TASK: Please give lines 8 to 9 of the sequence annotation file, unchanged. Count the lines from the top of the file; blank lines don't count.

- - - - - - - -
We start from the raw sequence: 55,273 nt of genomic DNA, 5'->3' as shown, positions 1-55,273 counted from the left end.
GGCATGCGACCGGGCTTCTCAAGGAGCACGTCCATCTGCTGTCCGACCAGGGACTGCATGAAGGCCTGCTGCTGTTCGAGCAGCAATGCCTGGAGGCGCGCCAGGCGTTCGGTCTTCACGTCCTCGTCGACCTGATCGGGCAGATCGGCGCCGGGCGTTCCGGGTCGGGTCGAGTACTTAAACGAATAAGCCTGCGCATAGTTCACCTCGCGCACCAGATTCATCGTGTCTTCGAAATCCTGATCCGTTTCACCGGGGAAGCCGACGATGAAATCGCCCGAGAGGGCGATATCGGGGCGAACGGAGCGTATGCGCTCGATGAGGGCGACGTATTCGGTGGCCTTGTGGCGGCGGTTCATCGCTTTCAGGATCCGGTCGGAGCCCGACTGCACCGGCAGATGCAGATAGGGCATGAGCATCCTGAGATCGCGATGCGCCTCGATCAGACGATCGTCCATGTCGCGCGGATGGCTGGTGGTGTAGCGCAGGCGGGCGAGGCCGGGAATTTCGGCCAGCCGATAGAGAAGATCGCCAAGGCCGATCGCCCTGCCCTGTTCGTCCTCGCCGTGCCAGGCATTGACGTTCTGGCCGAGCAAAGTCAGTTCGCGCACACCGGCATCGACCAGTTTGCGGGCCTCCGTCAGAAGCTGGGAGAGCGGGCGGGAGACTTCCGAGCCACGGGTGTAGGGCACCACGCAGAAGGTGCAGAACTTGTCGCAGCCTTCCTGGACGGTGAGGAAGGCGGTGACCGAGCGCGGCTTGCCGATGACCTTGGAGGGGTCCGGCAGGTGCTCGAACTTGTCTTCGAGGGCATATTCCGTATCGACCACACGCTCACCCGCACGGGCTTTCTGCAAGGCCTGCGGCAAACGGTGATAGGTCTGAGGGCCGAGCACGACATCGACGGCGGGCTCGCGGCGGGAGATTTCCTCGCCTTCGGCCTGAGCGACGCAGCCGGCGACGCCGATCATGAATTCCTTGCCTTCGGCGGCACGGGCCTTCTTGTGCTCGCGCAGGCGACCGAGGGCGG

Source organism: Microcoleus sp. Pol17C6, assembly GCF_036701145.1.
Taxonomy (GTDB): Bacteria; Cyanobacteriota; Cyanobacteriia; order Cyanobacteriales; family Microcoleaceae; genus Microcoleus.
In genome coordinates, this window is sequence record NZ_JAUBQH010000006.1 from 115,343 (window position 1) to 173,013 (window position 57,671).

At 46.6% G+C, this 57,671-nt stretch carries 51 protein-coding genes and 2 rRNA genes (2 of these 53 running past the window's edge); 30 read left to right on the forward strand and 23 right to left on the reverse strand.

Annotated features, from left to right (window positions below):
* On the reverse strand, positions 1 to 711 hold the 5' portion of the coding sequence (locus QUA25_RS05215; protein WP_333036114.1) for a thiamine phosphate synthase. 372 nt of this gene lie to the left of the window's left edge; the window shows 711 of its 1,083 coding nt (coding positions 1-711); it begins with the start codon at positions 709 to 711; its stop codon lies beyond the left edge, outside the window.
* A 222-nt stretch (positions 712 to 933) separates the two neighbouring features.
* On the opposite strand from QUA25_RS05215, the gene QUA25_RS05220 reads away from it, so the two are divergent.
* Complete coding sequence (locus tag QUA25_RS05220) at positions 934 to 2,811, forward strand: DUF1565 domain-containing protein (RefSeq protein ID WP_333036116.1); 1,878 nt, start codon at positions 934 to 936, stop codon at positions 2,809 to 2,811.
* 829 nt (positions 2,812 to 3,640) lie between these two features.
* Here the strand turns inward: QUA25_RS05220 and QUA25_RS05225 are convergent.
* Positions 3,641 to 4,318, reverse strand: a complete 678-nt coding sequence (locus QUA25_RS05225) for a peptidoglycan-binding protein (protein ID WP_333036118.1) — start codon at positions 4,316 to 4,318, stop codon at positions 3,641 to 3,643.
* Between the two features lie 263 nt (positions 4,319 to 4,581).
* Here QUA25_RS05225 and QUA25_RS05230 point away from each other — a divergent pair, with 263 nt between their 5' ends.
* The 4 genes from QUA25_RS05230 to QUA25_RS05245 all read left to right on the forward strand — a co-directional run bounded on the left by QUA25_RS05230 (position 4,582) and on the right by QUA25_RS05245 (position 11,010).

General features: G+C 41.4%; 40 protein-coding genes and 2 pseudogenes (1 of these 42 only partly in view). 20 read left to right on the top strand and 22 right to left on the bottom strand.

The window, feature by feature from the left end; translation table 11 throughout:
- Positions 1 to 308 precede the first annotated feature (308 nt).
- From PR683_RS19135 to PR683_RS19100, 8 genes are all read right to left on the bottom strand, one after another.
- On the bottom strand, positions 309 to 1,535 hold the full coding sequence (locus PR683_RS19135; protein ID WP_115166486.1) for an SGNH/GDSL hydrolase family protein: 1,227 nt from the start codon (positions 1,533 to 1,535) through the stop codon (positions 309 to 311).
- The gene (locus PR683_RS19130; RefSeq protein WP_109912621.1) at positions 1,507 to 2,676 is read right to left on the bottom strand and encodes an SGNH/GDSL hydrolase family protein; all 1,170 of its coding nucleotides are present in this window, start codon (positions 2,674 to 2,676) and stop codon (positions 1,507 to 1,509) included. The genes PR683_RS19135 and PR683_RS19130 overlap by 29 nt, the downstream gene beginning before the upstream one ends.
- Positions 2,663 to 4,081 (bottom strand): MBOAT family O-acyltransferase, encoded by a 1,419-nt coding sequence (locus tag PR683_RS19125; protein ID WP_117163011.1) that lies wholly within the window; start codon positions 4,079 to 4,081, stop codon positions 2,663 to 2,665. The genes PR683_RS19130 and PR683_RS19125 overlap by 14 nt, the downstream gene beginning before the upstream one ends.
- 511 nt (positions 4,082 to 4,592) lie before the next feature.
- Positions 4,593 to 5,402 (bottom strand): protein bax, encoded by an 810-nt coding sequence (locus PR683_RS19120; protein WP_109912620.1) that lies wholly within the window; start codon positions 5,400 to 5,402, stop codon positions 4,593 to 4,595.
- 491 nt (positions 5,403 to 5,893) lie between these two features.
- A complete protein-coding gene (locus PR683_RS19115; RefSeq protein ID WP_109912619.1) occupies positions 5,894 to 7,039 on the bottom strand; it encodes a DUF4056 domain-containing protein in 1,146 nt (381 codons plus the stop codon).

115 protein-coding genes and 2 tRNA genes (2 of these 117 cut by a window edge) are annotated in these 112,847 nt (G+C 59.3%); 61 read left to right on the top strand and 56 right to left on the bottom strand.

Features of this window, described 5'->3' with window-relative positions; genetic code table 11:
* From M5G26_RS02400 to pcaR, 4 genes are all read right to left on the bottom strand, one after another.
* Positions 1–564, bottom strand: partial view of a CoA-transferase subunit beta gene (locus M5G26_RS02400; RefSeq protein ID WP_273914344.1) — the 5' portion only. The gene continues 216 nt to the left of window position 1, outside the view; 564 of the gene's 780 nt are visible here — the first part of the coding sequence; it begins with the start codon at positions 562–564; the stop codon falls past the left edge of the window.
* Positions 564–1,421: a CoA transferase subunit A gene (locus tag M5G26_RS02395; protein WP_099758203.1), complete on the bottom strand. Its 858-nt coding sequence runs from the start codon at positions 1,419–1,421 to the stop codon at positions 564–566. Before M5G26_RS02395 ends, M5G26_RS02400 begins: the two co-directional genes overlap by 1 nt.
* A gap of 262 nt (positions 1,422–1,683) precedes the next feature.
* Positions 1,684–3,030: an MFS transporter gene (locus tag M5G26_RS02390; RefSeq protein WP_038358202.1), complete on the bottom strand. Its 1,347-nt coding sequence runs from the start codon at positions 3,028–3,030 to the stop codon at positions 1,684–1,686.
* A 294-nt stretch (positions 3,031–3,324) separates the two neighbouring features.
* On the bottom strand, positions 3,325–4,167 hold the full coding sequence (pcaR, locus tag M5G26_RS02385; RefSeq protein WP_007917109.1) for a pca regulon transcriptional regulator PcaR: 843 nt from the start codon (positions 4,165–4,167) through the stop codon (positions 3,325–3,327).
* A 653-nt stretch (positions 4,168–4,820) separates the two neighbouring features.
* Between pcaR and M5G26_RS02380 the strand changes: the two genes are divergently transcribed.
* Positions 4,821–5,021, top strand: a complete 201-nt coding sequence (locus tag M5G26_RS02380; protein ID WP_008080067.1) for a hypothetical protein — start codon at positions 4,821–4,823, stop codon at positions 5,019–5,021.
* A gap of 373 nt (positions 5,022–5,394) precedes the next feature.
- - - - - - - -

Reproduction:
* On the reverse strand, positions 1 to 711 hold the 5' portion of the coding sequence (locus QUA25_RS05215; protein WP_333036114.1) for a thiamine phosphate synthase. 372 nt of this gene lie to the left of the window's left edge; the window shows 711 of its 1,083 coding nt (coding positions 1-711); it begins with the start codon at positions 709 to 711; its stop codon lies beyond the left edge, outside the window.
* A 222-nt stretch (positions 712 to 933) separates the two neighbouring features.